“And then when I went to Chicago, that’s when I had these outer space experiences and went to the other planets”


“Walls are a nice invention, but if there were no holes in them, there would be no way to get in or out; they would be mausoleums or tombs. The problem is that, if you make holes in the walls, anything and anyone can get in and out (bears, visitors, dust, rats, noise). So architects invented this hybrid: a hole-wall, often called a door, which, although common enough, has always struck me as a miracle of technology.”  

Bruno Latour

The project, developed within the context of the Douglas A. Garofalo Fellowship ’18-’19 at the University Illinois Chicago, is an investigation into open borders, including architectural borders that aren’t closed off by solid walls. The project specifically explores how segregation and inequality relate to physical architectural borders in contemporary American cities.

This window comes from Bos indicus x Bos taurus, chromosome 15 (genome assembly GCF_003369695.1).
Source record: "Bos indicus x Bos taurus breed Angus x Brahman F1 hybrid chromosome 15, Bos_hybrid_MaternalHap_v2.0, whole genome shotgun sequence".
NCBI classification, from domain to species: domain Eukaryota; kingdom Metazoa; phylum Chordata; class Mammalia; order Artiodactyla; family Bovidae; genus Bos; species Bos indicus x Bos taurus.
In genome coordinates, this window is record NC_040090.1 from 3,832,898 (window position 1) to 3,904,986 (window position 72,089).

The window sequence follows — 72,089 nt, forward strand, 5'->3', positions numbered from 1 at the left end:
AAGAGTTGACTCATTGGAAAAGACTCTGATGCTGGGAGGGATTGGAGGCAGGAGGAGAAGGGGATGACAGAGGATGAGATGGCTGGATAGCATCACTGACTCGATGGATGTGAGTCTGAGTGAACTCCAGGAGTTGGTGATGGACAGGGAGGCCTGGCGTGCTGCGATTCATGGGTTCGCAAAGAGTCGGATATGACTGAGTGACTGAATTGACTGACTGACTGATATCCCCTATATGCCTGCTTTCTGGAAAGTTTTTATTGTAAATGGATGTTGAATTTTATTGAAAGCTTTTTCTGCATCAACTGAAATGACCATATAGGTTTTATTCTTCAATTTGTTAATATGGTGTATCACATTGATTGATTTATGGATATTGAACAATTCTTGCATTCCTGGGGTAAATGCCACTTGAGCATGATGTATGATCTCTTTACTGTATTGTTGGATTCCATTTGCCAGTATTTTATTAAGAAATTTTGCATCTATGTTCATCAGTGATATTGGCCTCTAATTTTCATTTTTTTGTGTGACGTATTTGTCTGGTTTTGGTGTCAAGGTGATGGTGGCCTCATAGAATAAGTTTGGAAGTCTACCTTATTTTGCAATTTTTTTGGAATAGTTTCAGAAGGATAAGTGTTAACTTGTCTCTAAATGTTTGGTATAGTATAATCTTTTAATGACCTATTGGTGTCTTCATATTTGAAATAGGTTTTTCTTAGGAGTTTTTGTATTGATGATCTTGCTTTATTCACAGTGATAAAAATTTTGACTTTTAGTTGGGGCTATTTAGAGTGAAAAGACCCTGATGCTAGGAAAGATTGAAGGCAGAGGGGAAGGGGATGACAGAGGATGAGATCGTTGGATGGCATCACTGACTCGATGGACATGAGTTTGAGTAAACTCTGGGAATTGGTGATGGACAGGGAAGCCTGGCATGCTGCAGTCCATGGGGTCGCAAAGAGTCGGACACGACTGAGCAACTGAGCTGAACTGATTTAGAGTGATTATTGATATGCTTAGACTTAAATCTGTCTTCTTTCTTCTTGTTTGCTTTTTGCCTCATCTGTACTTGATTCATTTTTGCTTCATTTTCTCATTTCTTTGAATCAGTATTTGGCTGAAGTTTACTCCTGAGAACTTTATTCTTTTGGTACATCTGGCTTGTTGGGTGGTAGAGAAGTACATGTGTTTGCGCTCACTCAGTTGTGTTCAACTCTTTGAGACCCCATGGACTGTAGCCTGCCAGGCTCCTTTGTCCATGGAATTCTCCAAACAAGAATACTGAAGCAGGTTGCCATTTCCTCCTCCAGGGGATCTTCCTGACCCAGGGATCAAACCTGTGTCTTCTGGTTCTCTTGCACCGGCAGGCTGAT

The work culminated in a series of big drawings, presented in the exhibition “And then when I went to Chicago, that’s when I had these outer space experiences and went to the other planets.” The title is a quote by Afrofuturism pioneer Sun Ra, whom explores how art and imagination can help people look beyond this world and into another.

Throughout the project Anne cultivated an outsider’s view of cities in the American Midwest, recasting their surfaces as fluid border conditions that continually dissolve and reassemble. The work directs careful attention to the ambiguous visual character of these places, defined through conflicting impressions of surface and depth, substance and shine, aspiration and ordinariness.